• Merlin was now a political issue. A bill had been introduced in Parliament t_mend the Abandoned Property Act of 867 and nationalize Merlin, when and i_iscovered and regardless by whom. The support seemed to come from a_xtremist minority; everybody else, including the Administration, was oppose_o it. There was considerable acrimony, however, on the propositions: 1) tha_erlin was too important to the prosperity of Poictesme to become a privat_onopoly; and 2) that Merlin was too important, etc., to become a politica_ootball and patronage plum.
  • It was discovered, after they were half assembled, that the controls for th_Harriet Barne_  would only work while she was in a horizontal position. Th_hole thing had to be torn out and rebuilt. There was also trouble with th_ir-and-water recycling system. The  _City of Nefertiti_  came in from Ato_or Odin; Rodney Maxwell was almost frantic because they hadn't gotte_ogether a cargo of medical stores from the first hospital to be opened.
  • "There's all sorts of stuff," he was fuming, by screen. "Stuff that's in shor_upply anywhere and that we could get good prices for off-planet. Ge_ederation sols for it, too."
  • "The  _City of Asgard_  will be along in six months," Conn said. "You can hav_ real cargo assembled by then. You can make arrangements in advance t_ispose of it on Terra or Baldur or Marduk."
  • "There are a couple of other companies interested in interplanetary ship_ow," his father added. "One of them had gotten four old freighters of_othball Row, and they're tearing them down and cannibalizing them into on_paceship. That work's being done here at Storisende Spaceport. And anothe_ompany has gotten title to a couple of old office buildings and has a gang a_ork dismantling them for the structural steel. I think they're going to buil_ real spaceship."
  • That wasn't anything to worry about either. The  _Harriet Barne_  was bette_han half finished. There was a collapsium plant at Storisende Spaceport, bu_ves Jacquemont said it was only half the size of the one at Barathrum; i_ould be three months before it could produce armor for one, let alone both, ships.
  • The crackpots were getting into the act, now, too. A spirit medium on th_ontinent of Acaire, to the north, had produced a communication purporting t_riginate with a deceased Third Force Staff officer, now in the Spirit World.
  • There was considerable detail, all ludicrous to Conn's professional ear. And _anatic in one of the small towns on the west coast was quoting the Bible, th_oran, and the Bhagavadgita to prove that if Merlin were ever found, Divin_engeance in a spectacular form would fall not only on Poictesme but on th_ntire Galaxy.
  • The spaceship that was building at Storisende got into the news; on-screen, i_ppeared that the work was progressing rapidly. So was the work of demolishin_ block of empty buildings to get girders for the second ship, on which wor_ad not yet been started. The one under construction seemed to be of crucifor_esign, like an old-fashioned pre-contragravity winged airplane. The desig_uzzled everybody at Barathrum. Yves Jacquemont thought that perhaps ther_ould be decks in the cross-arm which would be used when the ship was runnin_n combined lift and drive.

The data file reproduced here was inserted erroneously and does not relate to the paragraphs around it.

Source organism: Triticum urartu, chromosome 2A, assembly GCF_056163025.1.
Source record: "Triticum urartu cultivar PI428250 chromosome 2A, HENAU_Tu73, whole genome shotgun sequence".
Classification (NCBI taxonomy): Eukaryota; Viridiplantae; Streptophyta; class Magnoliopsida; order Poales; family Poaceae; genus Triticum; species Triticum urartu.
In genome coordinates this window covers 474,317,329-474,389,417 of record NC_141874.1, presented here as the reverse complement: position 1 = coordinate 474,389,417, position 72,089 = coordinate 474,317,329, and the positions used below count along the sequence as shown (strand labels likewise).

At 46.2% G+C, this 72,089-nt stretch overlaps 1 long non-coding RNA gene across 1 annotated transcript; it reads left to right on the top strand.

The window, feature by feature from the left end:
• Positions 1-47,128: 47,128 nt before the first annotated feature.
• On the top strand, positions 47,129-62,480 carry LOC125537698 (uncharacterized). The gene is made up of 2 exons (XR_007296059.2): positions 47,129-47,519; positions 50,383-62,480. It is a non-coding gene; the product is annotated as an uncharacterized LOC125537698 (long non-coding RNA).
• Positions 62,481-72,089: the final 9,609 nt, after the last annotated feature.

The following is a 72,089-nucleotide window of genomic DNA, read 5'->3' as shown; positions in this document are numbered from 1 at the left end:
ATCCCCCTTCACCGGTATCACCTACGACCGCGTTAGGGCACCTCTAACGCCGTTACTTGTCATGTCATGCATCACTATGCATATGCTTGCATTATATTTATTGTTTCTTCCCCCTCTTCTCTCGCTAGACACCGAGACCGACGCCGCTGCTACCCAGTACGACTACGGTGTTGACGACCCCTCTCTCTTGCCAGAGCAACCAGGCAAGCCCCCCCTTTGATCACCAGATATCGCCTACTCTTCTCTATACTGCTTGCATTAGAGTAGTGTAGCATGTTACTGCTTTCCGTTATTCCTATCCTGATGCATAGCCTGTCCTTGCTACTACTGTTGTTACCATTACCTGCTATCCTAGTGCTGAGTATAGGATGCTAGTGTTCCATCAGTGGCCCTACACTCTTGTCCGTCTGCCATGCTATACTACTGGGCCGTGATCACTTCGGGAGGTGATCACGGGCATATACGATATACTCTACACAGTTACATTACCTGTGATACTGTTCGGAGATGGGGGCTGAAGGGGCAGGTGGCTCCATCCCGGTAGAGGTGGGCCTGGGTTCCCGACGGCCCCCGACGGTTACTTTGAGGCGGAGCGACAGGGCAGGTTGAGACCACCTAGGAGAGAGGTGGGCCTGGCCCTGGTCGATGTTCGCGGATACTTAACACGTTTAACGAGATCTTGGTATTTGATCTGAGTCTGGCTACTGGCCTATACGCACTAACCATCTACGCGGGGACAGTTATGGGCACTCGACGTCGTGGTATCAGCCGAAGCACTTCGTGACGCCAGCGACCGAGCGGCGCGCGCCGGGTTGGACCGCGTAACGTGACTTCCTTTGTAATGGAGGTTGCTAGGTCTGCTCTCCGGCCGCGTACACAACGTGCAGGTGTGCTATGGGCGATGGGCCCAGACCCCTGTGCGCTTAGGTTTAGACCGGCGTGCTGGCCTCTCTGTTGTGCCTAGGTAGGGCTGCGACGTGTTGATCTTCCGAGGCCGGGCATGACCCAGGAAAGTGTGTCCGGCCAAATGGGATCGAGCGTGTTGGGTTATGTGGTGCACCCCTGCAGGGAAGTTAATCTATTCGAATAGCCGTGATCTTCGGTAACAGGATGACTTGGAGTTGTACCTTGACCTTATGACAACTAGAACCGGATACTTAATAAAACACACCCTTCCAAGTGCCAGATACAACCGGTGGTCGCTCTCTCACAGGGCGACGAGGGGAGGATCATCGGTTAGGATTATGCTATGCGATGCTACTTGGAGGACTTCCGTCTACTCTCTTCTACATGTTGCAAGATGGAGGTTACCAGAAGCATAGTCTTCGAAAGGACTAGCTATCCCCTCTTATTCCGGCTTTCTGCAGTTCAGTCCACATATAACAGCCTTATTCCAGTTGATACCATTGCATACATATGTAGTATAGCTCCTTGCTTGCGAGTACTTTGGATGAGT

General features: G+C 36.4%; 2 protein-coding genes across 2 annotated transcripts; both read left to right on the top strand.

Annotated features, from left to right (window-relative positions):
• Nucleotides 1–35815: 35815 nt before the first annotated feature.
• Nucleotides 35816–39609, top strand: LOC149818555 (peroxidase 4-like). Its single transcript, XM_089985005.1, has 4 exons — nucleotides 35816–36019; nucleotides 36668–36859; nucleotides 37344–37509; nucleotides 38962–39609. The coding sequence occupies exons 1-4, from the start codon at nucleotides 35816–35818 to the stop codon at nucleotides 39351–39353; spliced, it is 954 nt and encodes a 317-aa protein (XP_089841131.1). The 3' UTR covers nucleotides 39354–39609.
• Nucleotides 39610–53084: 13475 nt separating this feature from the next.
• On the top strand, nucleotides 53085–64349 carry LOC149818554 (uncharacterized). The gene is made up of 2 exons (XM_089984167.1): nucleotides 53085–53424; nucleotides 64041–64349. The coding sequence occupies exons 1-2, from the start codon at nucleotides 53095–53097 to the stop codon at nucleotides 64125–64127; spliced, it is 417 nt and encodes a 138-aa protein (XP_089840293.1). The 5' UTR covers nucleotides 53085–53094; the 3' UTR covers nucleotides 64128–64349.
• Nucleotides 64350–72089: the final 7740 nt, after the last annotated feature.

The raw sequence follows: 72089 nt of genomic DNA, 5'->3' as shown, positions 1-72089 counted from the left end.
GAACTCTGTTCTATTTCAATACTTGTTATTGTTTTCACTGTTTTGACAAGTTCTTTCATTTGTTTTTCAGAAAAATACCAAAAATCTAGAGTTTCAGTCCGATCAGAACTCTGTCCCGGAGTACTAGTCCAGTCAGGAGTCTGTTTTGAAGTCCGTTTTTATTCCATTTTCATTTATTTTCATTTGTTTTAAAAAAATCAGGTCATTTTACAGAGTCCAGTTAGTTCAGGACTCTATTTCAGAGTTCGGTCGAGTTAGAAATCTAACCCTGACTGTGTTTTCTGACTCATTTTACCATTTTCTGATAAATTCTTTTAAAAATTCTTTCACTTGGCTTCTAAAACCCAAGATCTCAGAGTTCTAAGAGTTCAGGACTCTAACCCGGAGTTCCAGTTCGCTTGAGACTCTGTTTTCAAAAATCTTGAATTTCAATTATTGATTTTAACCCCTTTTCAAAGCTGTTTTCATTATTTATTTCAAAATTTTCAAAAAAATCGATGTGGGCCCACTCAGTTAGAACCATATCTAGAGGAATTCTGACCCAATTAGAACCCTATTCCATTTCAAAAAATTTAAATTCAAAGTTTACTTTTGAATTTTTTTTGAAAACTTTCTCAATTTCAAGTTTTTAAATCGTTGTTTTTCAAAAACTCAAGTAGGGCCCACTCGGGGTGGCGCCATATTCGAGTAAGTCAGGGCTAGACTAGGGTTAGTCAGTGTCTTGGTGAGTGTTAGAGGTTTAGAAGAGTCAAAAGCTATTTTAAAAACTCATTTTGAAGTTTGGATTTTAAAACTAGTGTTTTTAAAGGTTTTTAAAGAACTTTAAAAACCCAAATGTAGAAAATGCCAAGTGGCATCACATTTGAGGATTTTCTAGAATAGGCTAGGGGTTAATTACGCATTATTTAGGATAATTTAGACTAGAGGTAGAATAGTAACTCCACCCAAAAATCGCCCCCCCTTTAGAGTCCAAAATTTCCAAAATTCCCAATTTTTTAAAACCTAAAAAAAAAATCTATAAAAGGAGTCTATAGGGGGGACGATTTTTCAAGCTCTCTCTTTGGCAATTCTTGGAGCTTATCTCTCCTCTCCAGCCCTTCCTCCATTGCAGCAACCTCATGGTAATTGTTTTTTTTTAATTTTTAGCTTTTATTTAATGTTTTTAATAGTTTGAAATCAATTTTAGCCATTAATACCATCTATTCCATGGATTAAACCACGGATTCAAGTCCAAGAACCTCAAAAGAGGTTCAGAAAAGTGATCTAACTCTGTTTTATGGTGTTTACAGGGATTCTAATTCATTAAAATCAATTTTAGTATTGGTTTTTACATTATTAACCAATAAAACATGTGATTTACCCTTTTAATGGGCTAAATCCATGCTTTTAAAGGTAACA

• "Well, till we can get a shipyard going on Koshchei and build some rea_paceships, there are going to be some rare-looking objects traveling aroun_he Alpha System. I wonder what the next one's going to look like—a flyin_ky-scraper?" Conn said.
  • "What I wonder," Yves Jacquemont replied, "is where all the old interplanetar_hips got to. There must have been hundreds of them running back and fort_rom here to Janicot and Koshchei and Jurgen and Horvendile during the War.
  • They must have gone somewhere."
  • "Couldn't they all have been fitted with Dillingham hyperdrive engines an_sed in the evacuation?"
  • "Possible. But the average interplanetary ship isn't very big; five hundred t_even-fifty feet in diameter. One of those things couldn't carry more than _ouple of hundredpeople, after you put in all the supplies and the hydroponi_anks and carniculture vats and so on for a four- to six-month voyage. I can'_ee the economy of altering anything that small for interstellar work. Why, the smallest of these tramp freighters that come in here will run abou_ifteen hundred feet."
  • They didn't just disintegrate when peace broke out, that was for sure. An_here certainly weren't any of them left on Poictesme. He puzzled over i_riefly, then shoved it aside. He had more important things to think about.
  • In his spare time he was studying, along with his other work, everything h_ould find on Koshchei, with an intensity he had not given to anything sinc_ramming for examinations at the University. There was a lot of it.
  • The fourth planet of Alpha Gartner was older than Poictesme; geologist_laimed that it was the oldest thing, the sun excepted, in the system, an_strophysicists were far from convinced that it hadn't been captured fro_ither Beta or Gamma when the three stars had been much closer together. I_ad certainly been formed at a much higher temperature than Janicot o_oictesme or Jurgen or Horvendile. For better than a billion years, it ha_een molten-hot, and it had lost most of its lighter elements in gaseous for_long with its primary atmosphere, leaving little to form a light-rock crust.
  • All that had remained had been a core of almost pure iron and a mantle tha_as mostly high-grade iron ore.